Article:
March 29, 2016
If it ever seems that you spend a large chunk of your average working day either doing nothing or wasting it on pointless nonsense, then don’t worry about it because that is all perfectly normal. You may already know that just by looking around you, but two new surveys highlight just how much time people consider unproductive each day. The Global Attitudes to Work survey from Qualtrics polled 6,250 employees in 14 countries and found that UK workers believe that 36 percent of the time they spend at work is unproductive. This puts the UK towards the bottom of the international pile when it comes to perceptions of their productivity, a fact perhaps explained by another survey from Workfront which suggest that many Brits are unnecessarily disorganised and spend inordinate amounts of time dealing with non work related emails, looking for lost files and then simply replicating them after fruitless searches.
The Qualtrics study gathered responses from approximately 6,250 respondents in Australia, Canada, France, Germany, Greece, Ireland, Italy, the Netherlands, New Zealand, Poland, Spain, Sweden, the UK and the US. Respondents were asked to answer questions about themselves and about the country they live and work in.
In terms of motivation to work, Qualtrics found widely varying responses. Though all countries surveyed said they primarily work to support themselves and their families financially, other top motivational factors include enjoyment (which came in second for most countries); receiving healthcare benefits (US); feeling like productive members of society (The Netherlands); saving for retirement (Spain); and being with other people (Sweden).
Responses from French and American people were strikingly similar in multiple categories. Both countries report the greatest satisfaction with their work/life balance (68 percent of the French sample and 67.5 percent of the USsample). And both, along with Germany, also report the greatest overall job satisfaction, with just over 64 percent of respondents in these three countries stating that they are “extremely satisfied” or “moderately satisfied” with their jobs.
Other findings included:
- In all countries people turn to friends first when looking for a new job—over job sites, family, a former employer or Facebook.
- American respondents estimate their own personal productivity to be 11 percentage points higher than their estimate of the average American worker’s productivity.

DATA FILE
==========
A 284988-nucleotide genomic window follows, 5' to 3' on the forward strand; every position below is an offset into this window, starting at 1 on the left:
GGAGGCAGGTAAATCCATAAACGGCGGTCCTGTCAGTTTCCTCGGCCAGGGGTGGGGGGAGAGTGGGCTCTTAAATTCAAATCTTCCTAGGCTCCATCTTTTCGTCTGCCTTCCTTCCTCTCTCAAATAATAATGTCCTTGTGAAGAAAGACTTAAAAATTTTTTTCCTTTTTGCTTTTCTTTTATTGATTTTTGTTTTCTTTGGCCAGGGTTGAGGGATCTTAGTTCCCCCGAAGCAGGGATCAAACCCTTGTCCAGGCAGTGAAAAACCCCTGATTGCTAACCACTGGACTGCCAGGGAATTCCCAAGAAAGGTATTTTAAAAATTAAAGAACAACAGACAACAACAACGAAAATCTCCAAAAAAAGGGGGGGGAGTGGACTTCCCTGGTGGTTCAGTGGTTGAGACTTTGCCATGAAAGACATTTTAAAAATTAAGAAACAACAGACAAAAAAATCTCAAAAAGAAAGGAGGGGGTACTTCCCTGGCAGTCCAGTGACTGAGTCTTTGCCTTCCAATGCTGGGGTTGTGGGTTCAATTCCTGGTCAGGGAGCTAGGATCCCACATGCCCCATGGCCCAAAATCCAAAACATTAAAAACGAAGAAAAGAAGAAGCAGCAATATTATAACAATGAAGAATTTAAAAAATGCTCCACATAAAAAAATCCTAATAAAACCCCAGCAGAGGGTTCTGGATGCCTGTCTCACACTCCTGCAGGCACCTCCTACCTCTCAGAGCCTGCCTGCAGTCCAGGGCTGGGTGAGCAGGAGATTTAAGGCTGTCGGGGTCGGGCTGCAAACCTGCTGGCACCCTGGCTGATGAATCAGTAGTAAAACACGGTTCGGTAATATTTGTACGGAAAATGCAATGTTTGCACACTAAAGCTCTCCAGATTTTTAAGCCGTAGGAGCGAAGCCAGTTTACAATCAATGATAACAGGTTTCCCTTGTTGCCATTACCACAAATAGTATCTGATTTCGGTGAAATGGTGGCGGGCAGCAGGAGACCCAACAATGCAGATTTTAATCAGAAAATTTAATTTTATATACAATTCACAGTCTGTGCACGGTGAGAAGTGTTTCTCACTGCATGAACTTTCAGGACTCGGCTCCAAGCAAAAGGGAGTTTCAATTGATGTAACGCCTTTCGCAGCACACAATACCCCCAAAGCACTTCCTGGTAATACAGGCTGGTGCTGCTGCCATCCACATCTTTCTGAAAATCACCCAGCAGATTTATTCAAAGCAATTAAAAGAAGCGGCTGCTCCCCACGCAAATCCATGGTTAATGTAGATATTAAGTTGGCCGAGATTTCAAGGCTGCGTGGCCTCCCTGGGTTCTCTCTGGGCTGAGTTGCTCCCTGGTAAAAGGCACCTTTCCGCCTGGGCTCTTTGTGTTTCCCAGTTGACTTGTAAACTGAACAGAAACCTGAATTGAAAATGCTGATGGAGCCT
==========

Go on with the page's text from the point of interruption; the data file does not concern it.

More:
- Greece scores lowest for work/life balance; Greeks also score themselves low for productivity in terms of number of hours worked, though Italians rank themselves the least productive. It’s likely no coincidence that Greeks and Italians also report they spend the most time on personal social media use at work each day.
- Germans, meanwhile, report the highest levels of personal productivity, and they, along with the Swedish, place the most importance on punctuality, proving that the early bird really does get the worm.
- The French prioritise “dressing formally at work” far more than any other country. Over 55 percent feel it is “extremely” or “very important” to dress to the nines, while the Swedish and Greeks feel the least compelled to don formal wear at work.
- The Polish report the lowest levels of job satisfaction, with fewer than 43 percent of respondents stating that they are “extremely” or “moderately” satisfied.
- Most people in all countries (except the Netherlands) find working for a large established company most appealing. Americans, at 38 percent, feel the preference most strongly, while the French demonstrate the strongest penchant for entrepreneurialism, with 16 percent most likely to report that working at a start-up is most appealing.
The study from Workfront carried out in collaboration with the author of Time Management for Dummies, Clare Evans claims that by rethinking business processes, cutting out unnecessary tasks and reorganising the workday, UK businesses could generate £750 million in savings each year. It says that approximately 60 per cent of the workday is spent productively, and that some 50 per cent of office workers’ time is spent on email. Yet, just 14 per cent of those emails are business critical. The report also suggests that 57 per cent of office workers spend an hour a day looking for missing documents, while 20 per cent spent time recreating lost files.
[embedplusvideo height=”367″ width=”450″ editlink=”https://bit.ly/1SsZ0PE” standard=”https://www.youtube.com/v/kt8PpLtIctc?fs=1″ vars=”ytid=kt8PpLtIctc&width=450&height=367&start=&stop=&rs=w&hd=0&autoplay=0&react=0&chapters=¬es=” id=”ep3331″ /]